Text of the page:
People are buying, but it’s definitely less than last year

Yael Or, who owns Momento Sorpresa, a small business that specializes in gift boxes, agrees that sales are off at a time when business should be booming.

“People are not buying much,” she relates to The Media Line. “I think they are nervous about their money. They do not know if they will have work tomorrow and they prefer to save for necessary expenses.”

One of Yael Or’s gift boxes. (Courtesy Yael Or)

The shutdown will also halt the delivery of some of her goods.

“With the second lockdown, I have lost even more business because I cannot go out and deliver these packages,” Or says.

With the second lockdown, I have lost even more business because I cannot go out and deliver these packages

The mandated closures have been forcing people to change how they celebrate the holiday while complying with the rules.

Sara Friedman of Tel Aviv is holding a Rosh Hashana meal early this year so that her entire family can celebrate together.

“It’s a little bit rushed, but what can you do?” she tells The Media Line.

While some people are working around the rules, others say they plan to disregard them.

Naomi, a resident of the Tel Aviv suburb of Ramat Gan who declines to give her last name, plans to visit friends throughout the lockdown period. While most of them live close by, she says she also intends to visit former roommates in the northern port city of Haifa for a few days.

“I don’t care what the government says. They can’t do anything right,” she informs The Media Line, noting, too, that “Israelis aren’t good at following rules.”

I don’t care what the government says. They can’t do anything right

For people like Ashira Abramowitz of Jerusalem, Rosh Hashana will not be much different from last year.

“I think there will be the same holiday energy because the holidays are important to my family, and we have our traditions,” she relates to The Media Line. “I don’t think it’s such a big change; we’re doing the same things – just at home.”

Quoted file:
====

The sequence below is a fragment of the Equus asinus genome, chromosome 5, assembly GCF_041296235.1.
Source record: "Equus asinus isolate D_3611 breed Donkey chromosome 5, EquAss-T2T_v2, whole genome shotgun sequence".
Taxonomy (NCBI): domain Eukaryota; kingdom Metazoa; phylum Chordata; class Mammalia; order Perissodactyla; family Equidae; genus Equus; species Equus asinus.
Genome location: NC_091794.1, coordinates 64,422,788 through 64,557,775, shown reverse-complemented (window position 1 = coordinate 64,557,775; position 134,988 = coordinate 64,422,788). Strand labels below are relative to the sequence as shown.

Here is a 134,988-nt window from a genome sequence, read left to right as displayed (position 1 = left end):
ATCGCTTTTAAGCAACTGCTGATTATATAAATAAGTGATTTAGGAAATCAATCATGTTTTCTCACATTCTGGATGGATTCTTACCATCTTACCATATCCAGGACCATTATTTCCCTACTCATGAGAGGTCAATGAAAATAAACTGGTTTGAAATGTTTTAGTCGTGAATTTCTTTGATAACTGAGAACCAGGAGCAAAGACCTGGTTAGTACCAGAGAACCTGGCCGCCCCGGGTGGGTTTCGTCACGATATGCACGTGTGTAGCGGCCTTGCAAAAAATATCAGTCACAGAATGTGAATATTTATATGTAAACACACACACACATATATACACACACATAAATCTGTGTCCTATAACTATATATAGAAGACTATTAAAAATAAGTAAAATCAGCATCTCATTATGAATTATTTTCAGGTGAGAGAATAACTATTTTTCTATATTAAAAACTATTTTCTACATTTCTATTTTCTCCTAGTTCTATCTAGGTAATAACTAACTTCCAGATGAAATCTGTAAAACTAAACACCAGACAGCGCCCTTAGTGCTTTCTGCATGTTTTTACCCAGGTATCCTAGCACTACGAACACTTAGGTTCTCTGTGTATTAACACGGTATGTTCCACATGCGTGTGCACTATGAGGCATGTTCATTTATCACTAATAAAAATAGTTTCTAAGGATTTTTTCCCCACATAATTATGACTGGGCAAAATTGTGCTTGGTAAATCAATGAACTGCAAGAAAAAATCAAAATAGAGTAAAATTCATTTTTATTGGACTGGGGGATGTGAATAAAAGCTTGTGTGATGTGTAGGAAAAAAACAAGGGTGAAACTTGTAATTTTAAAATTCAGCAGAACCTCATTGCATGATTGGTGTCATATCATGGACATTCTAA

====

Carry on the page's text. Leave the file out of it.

For those who have little family in Israel, this time of the year can be hard – and being in quarantine can make it even more difficult.

“A lot of my friends are like me: We sail solo as mothers and we don’t have a lot of family here,” Lauren Adilev tells The Media Line.

“There are some Israeli families who are piling in before lockdown so they can all be together,” says the Efrat-based owner of Turn Write This Way, a boutique content agency, and Clutter’s Last Stand, a decluttering and home organization service.

“For me, the holidays are always a little bit hard because of not having any family and knowing that people have big families. And now, you can’t even get together with friends…. That’s really hard,” Adilev states.

For me, the holidays are always a little bit hard because of not having any family and knowing that people have big families. And now, you can’t even get together with friends…. That’s really hard

She will miss certain aspects of the holidays that she has waited for all year, she notes.

“What’s more difficult is that we can’t take a trip during Sukkot, like last year, when my son and I went to the Police Heritage [Centre] museum in Beit Shemesh and really enjoyed it,” she says.

“Usually on Rosh Hashana… a family graciously has me over. I always look forward to that, and it’s not possible this year,” she continues. “The tone is a bit more somber than it is festive.”